Category Humanities

chess1972

Sharing the Past, Building the Future: UMBC at 50

Exhibition
Sharing the Past, Building the Future: UMBC at 50
September 15 to December 16
Tour and reception: Monday, September 19, 3:30 p.m.
Albin O. Kuhn Library Gallery

The forces that contributed to the founding of UMBC — from emerging need triggered by the post-World War II baby boom to a higher education ideal conceptualized by Chancellor Albin O. Kuhn — converged on September 19, 1966 with the commencement of the first classes at the new university. This exhibition tells some of the many stories of the university’s exciting beginning and continuing development through items selected from UMBC’s University Archives including photographs, documents, objects, books and ephemera. (Click heading for full description.)

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The Islamicate Geographies of “The Female Wits” on the Early Modern English Stage

Medieval and Early Modern Studies and English Department Lecture
Bernadette Andrea, Celia Jacobs Endowed Professor of British Literature at University of Texas, San Antonio
Tuesday, September 27, 4 – 5:30 p.m.
Albin O. Kuhn Library Gallery

As part of the Medieval and Early Modern Studies Program’s year-long focus on Islam, the program welcomes Dr. Bernadette Andrea for a talk on her book “English Women Staging Islam.” (Click heading for full description.)

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The Case for Racial Pluralism

Department of Philosophy
Quayshawn Spencer, Department of Philosophy, University of Pennsylvania
Wednesday, September 28, 4 p.m.
Albin O. Kuhn Library Gallery

In this talk, Spencer will locate the underlying problem for US race theories as being a metametaphysical commitment to racial monism—the view that there is a single nature and reality for race. (Click heading for full description.)

filmfest

SEEING SCIENCE Film Festival: Sci-fi Films from 1966

SEEING SCIENCE Film Festival
Films from 1966: Fantastic Voyage, Fahrenheit 451, Daleks – Invasion Earth: 2150 A.D.
September 14, 21 and 28 in Lecture Hall 1

In celebration of UMBC’s 50th Anniversary, the SEEING SCIENCE Film Festival presents films that were released in 1966, including Fantastic Voyage, Fahrenheit 451, and Daleks – Invasion Earth: 2150 A.D. (Click heading for full description.)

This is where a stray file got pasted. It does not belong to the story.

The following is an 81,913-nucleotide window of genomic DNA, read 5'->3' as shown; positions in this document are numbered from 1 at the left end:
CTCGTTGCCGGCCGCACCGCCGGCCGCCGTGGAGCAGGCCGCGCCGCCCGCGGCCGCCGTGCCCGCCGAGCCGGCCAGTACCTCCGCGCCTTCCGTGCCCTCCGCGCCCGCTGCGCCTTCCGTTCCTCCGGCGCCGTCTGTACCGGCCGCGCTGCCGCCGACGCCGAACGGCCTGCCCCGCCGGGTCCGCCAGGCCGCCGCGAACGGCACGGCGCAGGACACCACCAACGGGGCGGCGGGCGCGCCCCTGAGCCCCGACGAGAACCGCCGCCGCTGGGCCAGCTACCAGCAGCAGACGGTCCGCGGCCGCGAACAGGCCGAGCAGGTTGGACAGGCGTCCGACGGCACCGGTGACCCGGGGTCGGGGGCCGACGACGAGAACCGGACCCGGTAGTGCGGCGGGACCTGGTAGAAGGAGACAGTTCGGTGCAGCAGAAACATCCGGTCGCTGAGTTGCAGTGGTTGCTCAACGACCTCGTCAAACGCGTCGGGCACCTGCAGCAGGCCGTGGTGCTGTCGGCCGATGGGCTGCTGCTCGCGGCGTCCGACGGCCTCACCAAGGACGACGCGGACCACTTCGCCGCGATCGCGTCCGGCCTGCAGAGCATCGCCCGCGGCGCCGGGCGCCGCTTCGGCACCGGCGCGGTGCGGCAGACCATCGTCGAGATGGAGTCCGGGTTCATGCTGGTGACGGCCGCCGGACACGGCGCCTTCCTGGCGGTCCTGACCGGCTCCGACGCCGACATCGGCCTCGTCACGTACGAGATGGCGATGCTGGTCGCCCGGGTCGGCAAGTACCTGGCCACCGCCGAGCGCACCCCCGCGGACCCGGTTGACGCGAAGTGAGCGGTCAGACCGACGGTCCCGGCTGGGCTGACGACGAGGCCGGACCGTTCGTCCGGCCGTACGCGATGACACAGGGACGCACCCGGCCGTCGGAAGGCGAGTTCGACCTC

seeing-science

Seeing Science: Photography, Science and Visual Culture

Interdisciplinary
SEEING SCIENCE: Photography, Science and Visual Culture
Online and Campus-Wide Programs
Ongoing through April 2017

Through its multiple components, SEEING SCIENCE looks at the forms scientific images take, what they reveal, how they transform the disciplines they serve, and lives they influence. (Click heading for full description.)

October 6 SS Forum

The Lottocratic Alternative: Lottery as Method for Selecting Political Representatives

Social Sciences Forum
Alexander Guerrero, Assistant Professor of Philosophy and Law, University of Pennsylvania
“The Lottocratic Alternative: Lottery as Method for Selecting Political Representatives”
Thursday, October 6, 4 p.m.
Albin O. Kuhn Library Gallery

It is widely accepted that electoral representative democracy is better than any other alternative lawmaking political arrangement. It is also widely accepted that the only legitimate alternative to electoral representative democracy is some form of direct democracy, but that this would lead to bad policy. Guerrero argues against both of these assumptions, and considers the prospects for another alternative system — one that uses lotteries, not elections, to select political officials — that he claims would be better than electoral representative democracy. (Click heading for full description.)

Ancient Studies Week

Demopolis: Democracy, Legitimacy, and Civic Education

Humanities Forum
Ancient Studies Week
Josiah Ober, Constantine Mitsotakis Professor in the Humanities and Sciences, and Professor of Political Science and Classics, Stanford University
“Demopolis: Democracy, Legitimacy, and Civic Education”
Wednesday, October 12, 4 p.m.
Albin O. Kuhn Library Gallery

Democracy requires self-government by participatory citizens. But why should citizens govern themselves when populist autocrats are willing to do it for them? In “Demopolis” (City of the People), Josiah Ober will present a thought experiment that shows how citizens can build and preserve democracy by their active participation in government. (Click heading for full description.)